The chorus for an auto industry bailout is building, and the Senate took up the issue of a $25 billion emergency loan for automakers, to be paid for out of the $700 billion economic rescue package.
General Motors, Ford and Chrysler, who, earlier this month, made an urgent plea to lawmakers for cash, say they need a government lifeline to survive. House Speaker Nancy Pelosi said Saturday that House leaders would secure aid for the auto industry, "to ensure their long-term economic viability."
"You've got to have this interim support, as every other country with an automobile industry is going to do. No other country with an automobile industry will allow it to go down," said Sen. Carl Levin, D-Mich., on NBC's "Meet the Press" Sunday.
But for GM and perhaps Chrysler, two of the Big Three auto companies, the possibility of bankruptcy -- a once unthinkable outcome -- is gathering steam.
"I think bankruptcy may be the only viable option," said Michael E. Levine, professor at New York University School of Law. "GM can't reduce the number of its dealers. It can't dispose of a lot of property. It can't reorganize its contracts without the protection of the bankruptcy court."
Chapter 11 of the U.S. Bankruptcy Code allows for a company "makeover" under court supervision. But it's not your grandfather's liquidation bankruptcy.
"It doesn't mean close the doors, lock it up, sell it off," said Levine. "It means reorganize, financially. Americans at this point are fairly used to dealing with companies that are in reorganization."
Bankruptcy, Levine argues, gives companies greater leeway to restructure and emerge stronger. Bankruptcy protections could, for example, let GM out of its expensive union contracts that pay $71 an hour in wages and benefits, compared to the $47 that Toyota pays.
And under bankruptcy law, the company could rewrite contracts with dealers and drop less profitable brands to concentrate on newer, more fuel efficient models, like the Chevrolet Volt.
"It's really better to focus on your most successful brands and products," said Paul Ingrassia, former Dow Jones executive and Detroit bureau chief for the Wall Street Journal. "So instead of having eight brands with 20 percent of the market, why not have two or three?"
Ingrassia favors a third option somewhere between bankruptcy and bailout, something akin to a U.S. receivership, like the Air Transportation Stabilization board that kept some U.S. airlines in business after Sept. 11.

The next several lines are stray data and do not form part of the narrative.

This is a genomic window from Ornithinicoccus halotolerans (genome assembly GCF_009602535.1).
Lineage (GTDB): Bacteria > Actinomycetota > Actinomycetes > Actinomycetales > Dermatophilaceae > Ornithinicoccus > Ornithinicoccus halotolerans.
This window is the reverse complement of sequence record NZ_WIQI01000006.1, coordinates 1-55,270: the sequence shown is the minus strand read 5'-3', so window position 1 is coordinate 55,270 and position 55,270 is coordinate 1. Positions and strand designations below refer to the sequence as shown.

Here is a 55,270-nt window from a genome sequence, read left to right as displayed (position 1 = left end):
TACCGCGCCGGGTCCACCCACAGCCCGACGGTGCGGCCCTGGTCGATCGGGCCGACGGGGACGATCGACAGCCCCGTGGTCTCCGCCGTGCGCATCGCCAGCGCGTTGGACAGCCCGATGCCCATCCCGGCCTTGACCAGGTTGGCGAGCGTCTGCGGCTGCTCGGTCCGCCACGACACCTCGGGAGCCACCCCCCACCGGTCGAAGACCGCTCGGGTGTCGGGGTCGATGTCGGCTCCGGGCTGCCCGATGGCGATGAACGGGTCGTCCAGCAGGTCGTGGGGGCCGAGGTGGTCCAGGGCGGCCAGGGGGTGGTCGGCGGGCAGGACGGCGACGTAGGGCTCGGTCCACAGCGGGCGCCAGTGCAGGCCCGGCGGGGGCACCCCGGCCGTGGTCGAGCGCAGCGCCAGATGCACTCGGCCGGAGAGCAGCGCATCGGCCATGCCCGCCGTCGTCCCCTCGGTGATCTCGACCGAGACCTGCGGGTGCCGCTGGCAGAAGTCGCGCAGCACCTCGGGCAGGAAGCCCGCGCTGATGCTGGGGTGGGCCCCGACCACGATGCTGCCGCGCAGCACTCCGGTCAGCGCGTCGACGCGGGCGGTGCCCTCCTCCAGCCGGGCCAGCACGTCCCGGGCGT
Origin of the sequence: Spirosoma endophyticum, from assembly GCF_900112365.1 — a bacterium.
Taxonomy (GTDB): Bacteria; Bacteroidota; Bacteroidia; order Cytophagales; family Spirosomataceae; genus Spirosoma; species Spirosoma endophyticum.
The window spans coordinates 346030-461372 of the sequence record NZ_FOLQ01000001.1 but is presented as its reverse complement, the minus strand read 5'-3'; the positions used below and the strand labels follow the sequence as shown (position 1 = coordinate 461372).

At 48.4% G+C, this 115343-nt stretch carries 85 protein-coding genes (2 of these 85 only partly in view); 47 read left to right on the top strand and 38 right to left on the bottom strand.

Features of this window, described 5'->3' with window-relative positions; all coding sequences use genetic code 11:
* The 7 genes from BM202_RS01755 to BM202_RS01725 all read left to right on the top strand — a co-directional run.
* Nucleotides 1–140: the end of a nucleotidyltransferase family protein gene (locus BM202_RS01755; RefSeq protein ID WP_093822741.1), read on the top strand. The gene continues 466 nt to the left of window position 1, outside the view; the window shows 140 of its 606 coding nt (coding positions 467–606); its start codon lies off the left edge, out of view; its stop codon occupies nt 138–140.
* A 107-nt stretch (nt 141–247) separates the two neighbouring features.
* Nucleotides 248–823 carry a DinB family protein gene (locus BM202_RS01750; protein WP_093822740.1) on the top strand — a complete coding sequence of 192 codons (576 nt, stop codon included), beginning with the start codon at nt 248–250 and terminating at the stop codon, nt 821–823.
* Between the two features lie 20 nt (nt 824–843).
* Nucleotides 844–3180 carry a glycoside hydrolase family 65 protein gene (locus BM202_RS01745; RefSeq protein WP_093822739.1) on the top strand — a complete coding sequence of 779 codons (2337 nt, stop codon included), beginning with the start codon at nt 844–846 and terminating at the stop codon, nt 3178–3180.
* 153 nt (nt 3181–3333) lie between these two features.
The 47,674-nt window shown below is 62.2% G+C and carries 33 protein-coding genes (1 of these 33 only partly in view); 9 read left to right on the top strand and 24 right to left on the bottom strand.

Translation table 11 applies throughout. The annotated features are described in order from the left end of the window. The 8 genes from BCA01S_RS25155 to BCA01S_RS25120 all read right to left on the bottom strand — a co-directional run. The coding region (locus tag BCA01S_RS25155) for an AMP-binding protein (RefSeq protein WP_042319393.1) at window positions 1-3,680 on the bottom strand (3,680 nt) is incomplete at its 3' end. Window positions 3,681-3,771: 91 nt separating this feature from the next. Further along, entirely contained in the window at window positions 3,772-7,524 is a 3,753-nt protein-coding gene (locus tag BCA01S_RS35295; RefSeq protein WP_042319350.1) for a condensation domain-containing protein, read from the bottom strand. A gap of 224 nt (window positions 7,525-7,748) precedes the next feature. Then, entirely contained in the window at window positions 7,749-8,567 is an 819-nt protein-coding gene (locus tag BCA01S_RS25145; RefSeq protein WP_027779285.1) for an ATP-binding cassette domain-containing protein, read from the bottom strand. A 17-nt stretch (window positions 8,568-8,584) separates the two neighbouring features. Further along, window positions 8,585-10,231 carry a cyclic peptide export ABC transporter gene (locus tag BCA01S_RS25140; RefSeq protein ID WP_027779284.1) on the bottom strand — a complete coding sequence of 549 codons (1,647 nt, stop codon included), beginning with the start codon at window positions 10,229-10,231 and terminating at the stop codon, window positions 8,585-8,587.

"The government made money on the warrants it got in return for its assistance, and the airline industry was able to reorganize," said Ingrassia.
But the multibillion-dollar question remains: will consumers plunk down $25,000 to $50,000 for cars built by a bankrupt company when they have so many other choices?
Opponents of a bailout argue that Americans continued to fly through multiple airline bankruptcies. And while a bankrupt automaker may lead to more failures and job losses among businesses that depend on it, other companies with U.S. operations, including Toyota and Honda, might pick up the slack.
A bailout, on the other hand, could mean billions of dollars in taxpayer money that companies could pour back into failed models for the same mediocre results.
"Basically, what you'd be doing is putting the money in a failed business model, frankly," Ingrassia said. "These companies did not run into trouble just because of the mortgage meltdown and the financial crisis. They really started losing tens of billions of dollars as early as 2005."
Bankruptcy supporters say that a GM that survives Chapter 11 may emerge as a leaner, more efficient company.
"The promise of a GM down the road that can stand on its own feet, support dealers, support workers and build cars that people want to buy," said Levine.
Washington confronts a painful choice: a bailout that risks wasting taxpayer money, or a bankruptcy that offers only the hope of a fresh start, but no guarantee.